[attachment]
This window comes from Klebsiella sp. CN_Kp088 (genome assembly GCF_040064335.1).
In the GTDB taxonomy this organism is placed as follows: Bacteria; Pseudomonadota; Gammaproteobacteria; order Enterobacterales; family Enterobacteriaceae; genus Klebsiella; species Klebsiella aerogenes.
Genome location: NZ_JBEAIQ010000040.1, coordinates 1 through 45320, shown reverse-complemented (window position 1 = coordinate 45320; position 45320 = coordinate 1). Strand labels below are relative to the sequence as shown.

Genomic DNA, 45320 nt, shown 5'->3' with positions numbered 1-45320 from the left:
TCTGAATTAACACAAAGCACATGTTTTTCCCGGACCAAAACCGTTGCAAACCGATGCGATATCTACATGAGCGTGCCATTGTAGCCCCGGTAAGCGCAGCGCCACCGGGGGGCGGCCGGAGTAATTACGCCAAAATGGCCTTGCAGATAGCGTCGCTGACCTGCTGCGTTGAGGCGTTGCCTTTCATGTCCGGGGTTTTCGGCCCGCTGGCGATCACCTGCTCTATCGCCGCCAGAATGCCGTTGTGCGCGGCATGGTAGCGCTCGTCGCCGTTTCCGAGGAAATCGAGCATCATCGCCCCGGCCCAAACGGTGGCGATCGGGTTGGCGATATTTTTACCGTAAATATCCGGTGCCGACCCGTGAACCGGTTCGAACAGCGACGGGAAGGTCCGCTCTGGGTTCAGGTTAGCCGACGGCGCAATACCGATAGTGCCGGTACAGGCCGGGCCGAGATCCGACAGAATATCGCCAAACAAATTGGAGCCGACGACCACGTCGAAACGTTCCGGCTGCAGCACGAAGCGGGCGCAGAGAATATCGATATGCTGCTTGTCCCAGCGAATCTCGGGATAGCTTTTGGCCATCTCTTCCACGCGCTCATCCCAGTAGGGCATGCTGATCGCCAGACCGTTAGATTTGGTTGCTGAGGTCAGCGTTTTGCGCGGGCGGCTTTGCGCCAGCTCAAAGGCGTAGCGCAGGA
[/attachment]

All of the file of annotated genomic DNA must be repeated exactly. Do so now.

This window comes from Klebsiella sp. CN_Kp088 (genome assembly GCF_040064335.1).
In the GTDB taxonomy this organism is placed as follows: Bacteria; Pseudomonadota; Gammaproteobacteria; order Enterobacterales; family Enterobacteriaceae; genus Klebsiella; species Klebsiella aerogenes.
Genome location: NZ_JBEAIQ010000040.1, coordinates 1 through 45320, shown reverse-complemented (window position 1 = coordinate 45320; position 45320 = coordinate 1). Strand labels below are relative to the sequence as shown.

Genomic DNA, 45320 nt, shown 5'->3' with positions numbered 1-45320 from the left:
TCTGAATTAACACAAAGCACATGTTTTTCCCGGACCAAAACCGTTGCAAACCGATGCGATATCTACATGAGCGTGCCATTGTAGCCCCGGTAAGCGCAGCGCCACCGGGGGGCGGCCGGAGTAATTACGCCAAAATGGCCTTGCAGATAGCGTCGCTGACCTGCTGCGTTGAGGCGTTGCCTTTCATGTCCGGGGTTTTCGGCCCGCTGGCGATCACCTGCTCTATCGCCGCCAGAATGCCGTTGTGCGCGGCATGGTAGCGCTCGTCGCCGTTTCCGAGGAAATCGAGCATCATCGCCCCGGCCCAAACGGTGGCGATCGGGTTGGCGATATTTTTACCGTAAATATCCGGTGCCGACCCGTGAACCGGTTCGAACAGCGACGGGAAGGTCCGCTCTGGGTTCAGGTTAGCCGACGGCGCAATACCGATAGTGCCGGTACAGGCCGGGCCGAGATCCGACAGAATATCGCCAAACAAATTGGAGCCGACGACCACGTCGAAACGTTCCGGCTGCAGCACGAAGCGGGCGCAGAGAATATCGATATGCTGCTTGTCCCAGCGAATCTCGGGATAGCTTTTGGCCATCTCTTCCACGCGCTCATCCCAGTAGGGCATGCTGATCGCCAGACCGTTAGATTTGGTTGCTGAGGTCAGCGTTTTGCGCGGGCGGCTTTGCGCCAGCTCAAAGGCGTAGCGCAGGA